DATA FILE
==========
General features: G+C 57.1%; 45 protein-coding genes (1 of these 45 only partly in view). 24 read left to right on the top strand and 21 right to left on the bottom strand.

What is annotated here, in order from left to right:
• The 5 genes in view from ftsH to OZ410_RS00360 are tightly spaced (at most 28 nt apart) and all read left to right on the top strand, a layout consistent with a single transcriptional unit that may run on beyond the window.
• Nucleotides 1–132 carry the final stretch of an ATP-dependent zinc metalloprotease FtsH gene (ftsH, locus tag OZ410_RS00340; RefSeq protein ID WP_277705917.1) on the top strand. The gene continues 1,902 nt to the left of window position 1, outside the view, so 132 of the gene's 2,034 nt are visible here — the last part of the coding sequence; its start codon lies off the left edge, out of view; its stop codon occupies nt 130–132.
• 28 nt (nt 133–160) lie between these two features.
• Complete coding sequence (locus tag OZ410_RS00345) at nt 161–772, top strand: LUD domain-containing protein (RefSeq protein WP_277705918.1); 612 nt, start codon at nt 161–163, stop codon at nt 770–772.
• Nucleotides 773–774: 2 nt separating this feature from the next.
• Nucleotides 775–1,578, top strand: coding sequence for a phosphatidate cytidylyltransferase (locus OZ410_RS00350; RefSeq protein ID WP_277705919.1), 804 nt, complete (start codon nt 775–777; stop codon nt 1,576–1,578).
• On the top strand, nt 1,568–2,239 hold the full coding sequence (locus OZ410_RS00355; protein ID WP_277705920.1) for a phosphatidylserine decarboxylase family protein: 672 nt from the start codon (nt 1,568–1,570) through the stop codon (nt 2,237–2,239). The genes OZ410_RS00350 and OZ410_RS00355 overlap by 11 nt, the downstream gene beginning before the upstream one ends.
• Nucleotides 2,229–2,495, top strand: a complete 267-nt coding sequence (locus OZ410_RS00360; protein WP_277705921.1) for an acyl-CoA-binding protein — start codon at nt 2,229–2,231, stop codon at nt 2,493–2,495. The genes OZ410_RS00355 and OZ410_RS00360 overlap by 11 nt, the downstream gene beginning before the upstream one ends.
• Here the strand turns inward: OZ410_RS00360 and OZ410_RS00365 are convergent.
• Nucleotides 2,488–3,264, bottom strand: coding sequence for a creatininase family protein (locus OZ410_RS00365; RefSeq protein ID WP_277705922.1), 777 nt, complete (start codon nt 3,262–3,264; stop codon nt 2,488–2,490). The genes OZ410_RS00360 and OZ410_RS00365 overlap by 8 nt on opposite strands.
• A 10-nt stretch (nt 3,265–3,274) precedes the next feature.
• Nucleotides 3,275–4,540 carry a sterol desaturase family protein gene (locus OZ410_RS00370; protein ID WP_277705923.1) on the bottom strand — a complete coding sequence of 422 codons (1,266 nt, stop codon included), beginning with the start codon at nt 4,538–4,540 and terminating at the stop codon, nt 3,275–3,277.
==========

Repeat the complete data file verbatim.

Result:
General features: G+C 57.1%; 45 protein-coding genes (1 of these 45 only partly in view). 24 read left to right on the top strand and 21 right to left on the bottom strand.

What is annotated here, in order from left to right:
• The 5 genes in view from ftsH to OZ410_RS00360 are tightly spaced (at most 28 nt apart) and all read left to right on the top strand, a layout consistent with a single transcriptional unit that may run on beyond the window.
• Nucleotides 1–132 carry the final stretch of an ATP-dependent zinc metalloprotease FtsH gene (ftsH, locus tag OZ410_RS00340; RefSeq protein ID WP_277705917.1) on the top strand. The gene continues 1,902 nt to the left of window position 1, outside the view, so 132 of the gene's 2,034 nt are visible here — the last part of the coding sequence; its start codon lies off the left edge, out of view; its stop codon occupies nt 130–132.
• 28 nt (nt 133–160) lie between these two features.
• Complete coding sequence (locus tag OZ410_RS00345) at nt 161–772, top strand: LUD domain-containing protein (RefSeq protein WP_277705918.1); 612 nt, start codon at nt 161–163, stop codon at nt 770–772.
• Nucleotides 773–774: 2 nt separating this feature from the next.
• Nucleotides 775–1,578, top strand: coding sequence for a phosphatidate cytidylyltransferase (locus OZ410_RS00350; RefSeq protein ID WP_277705919.1), 804 nt, complete (start codon nt 775–777; stop codon nt 1,576–1,578).
• On the top strand, nt 1,568–2,239 hold the full coding sequence (locus OZ410_RS00355; protein ID WP_277705920.1) for a phosphatidylserine decarboxylase family protein: 672 nt from the start codon (nt 1,568–1,570) through the stop codon (nt 2,237–2,239). The genes OZ410_RS00350 and OZ410_RS00355 overlap by 11 nt, the downstream gene beginning before the upstream one ends.
• Nucleotides 2,229–2,495, top strand: a complete 267-nt coding sequence (locus OZ410_RS00360; protein WP_277705921.1) for an acyl-CoA-binding protein — start codon at nt 2,229–2,231, stop codon at nt 2,493–2,495. The genes OZ410_RS00355 and OZ410_RS00360 overlap by 11 nt, the downstream gene beginning before the upstream one ends.
• Here the strand turns inward: OZ410_RS00360 and OZ410_RS00365 are convergent.
• Nucleotides 2,488–3,264, bottom strand: coding sequence for a creatininase family protein (locus OZ410_RS00365; RefSeq protein ID WP_277705922.1), 777 nt, complete (start codon nt 3,262–3,264; stop codon nt 2,488–2,490). The genes OZ410_RS00360 and OZ410_RS00365 overlap by 8 nt on opposite strands.
• A 10-nt stretch (nt 3,265–3,274) precedes the next feature.
• Nucleotides 3,275–4,540 carry a sterol desaturase family protein gene (locus OZ410_RS00370; protein ID WP_277705923.1) on the bottom strand — a complete coding sequence of 422 codons (1,266 nt, stop codon included), beginning with the start codon at nt 4,538–4,540 and terminating at the stop codon, nt 3,275–3,277.